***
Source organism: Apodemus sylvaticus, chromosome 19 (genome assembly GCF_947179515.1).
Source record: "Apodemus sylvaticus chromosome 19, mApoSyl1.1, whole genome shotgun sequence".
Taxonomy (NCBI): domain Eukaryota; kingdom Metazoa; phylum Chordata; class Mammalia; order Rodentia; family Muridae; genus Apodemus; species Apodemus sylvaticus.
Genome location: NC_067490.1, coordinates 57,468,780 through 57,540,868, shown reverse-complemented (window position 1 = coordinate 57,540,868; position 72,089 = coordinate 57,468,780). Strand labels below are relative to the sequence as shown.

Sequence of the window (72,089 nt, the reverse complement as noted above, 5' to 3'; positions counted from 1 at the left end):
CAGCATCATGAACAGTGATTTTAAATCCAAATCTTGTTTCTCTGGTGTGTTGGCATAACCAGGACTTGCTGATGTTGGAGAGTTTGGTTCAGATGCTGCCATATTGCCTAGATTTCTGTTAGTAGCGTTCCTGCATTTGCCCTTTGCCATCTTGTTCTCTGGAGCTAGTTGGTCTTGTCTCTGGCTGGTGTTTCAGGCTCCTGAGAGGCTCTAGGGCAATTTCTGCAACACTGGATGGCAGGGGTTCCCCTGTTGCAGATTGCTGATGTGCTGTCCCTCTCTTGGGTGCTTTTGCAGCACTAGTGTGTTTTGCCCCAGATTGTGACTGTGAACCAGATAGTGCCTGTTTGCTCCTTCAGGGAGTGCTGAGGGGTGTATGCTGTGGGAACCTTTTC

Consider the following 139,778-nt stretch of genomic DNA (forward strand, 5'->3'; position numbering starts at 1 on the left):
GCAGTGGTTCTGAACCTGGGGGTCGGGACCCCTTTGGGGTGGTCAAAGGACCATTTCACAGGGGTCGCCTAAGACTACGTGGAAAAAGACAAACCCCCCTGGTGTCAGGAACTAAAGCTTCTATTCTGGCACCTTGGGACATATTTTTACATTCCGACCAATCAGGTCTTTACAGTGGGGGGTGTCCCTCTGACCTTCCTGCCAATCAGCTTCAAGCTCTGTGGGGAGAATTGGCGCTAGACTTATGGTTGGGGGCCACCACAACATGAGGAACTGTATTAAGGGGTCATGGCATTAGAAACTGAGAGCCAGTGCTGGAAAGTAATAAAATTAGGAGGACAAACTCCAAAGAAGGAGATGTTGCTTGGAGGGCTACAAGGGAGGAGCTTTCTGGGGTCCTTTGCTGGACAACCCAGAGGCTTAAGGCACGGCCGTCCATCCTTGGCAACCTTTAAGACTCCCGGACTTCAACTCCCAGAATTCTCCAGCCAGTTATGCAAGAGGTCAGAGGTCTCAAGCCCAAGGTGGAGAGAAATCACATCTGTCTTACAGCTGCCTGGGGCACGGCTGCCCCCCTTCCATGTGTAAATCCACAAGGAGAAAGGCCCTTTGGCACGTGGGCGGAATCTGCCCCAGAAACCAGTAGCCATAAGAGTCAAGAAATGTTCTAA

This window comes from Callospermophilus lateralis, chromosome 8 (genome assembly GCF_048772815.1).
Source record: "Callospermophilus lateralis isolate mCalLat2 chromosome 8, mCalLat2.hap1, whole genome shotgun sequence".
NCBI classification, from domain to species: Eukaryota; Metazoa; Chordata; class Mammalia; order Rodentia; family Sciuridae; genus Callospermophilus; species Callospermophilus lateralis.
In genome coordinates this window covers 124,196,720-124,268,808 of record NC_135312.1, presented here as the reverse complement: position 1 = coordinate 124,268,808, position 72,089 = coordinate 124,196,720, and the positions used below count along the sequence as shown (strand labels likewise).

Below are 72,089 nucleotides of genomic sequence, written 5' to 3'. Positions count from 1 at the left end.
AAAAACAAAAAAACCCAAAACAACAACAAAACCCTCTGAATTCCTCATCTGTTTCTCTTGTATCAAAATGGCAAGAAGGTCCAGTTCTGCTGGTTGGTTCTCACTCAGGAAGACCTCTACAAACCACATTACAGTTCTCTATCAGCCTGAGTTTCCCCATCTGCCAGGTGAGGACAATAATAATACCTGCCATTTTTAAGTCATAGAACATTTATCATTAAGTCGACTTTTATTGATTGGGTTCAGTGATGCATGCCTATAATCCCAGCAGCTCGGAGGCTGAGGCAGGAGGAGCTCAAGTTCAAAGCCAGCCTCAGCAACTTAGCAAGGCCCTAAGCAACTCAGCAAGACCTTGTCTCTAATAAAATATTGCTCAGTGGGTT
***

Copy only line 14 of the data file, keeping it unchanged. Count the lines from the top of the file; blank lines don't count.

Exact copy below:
AAAAACAAAAAAACCCAAAACAACAACAAAACCCTCTGAATTCCTCATCTGTTTCTCTTGTATCAAAATGGCAAGAAGGTCCAGTTCTGCTGGTTGGTTCTCACTCAGGAAGACCTCTACAAACCACATTACAGTTCTCTATCAGCCTGAGTTTCCCCATCTGCCAGGTGAGGACAATAATAATACCTGCCATTTTTAAGTCATAGAACATTTATCATTAAGTCGACTTTTATTGATTGGGTTCAGTGATGCATGCCTATAATCCCAGCAGCTCGGAGGCTGAGGCAGGAGGAGCTCAAGTTCAAAGCCAGCCTCAGCAACTTAGCAAGGCCCTAAGCAACTCAGCAAGACCTTGTCTCTAATAAAATATTGCTCAGTGGGTT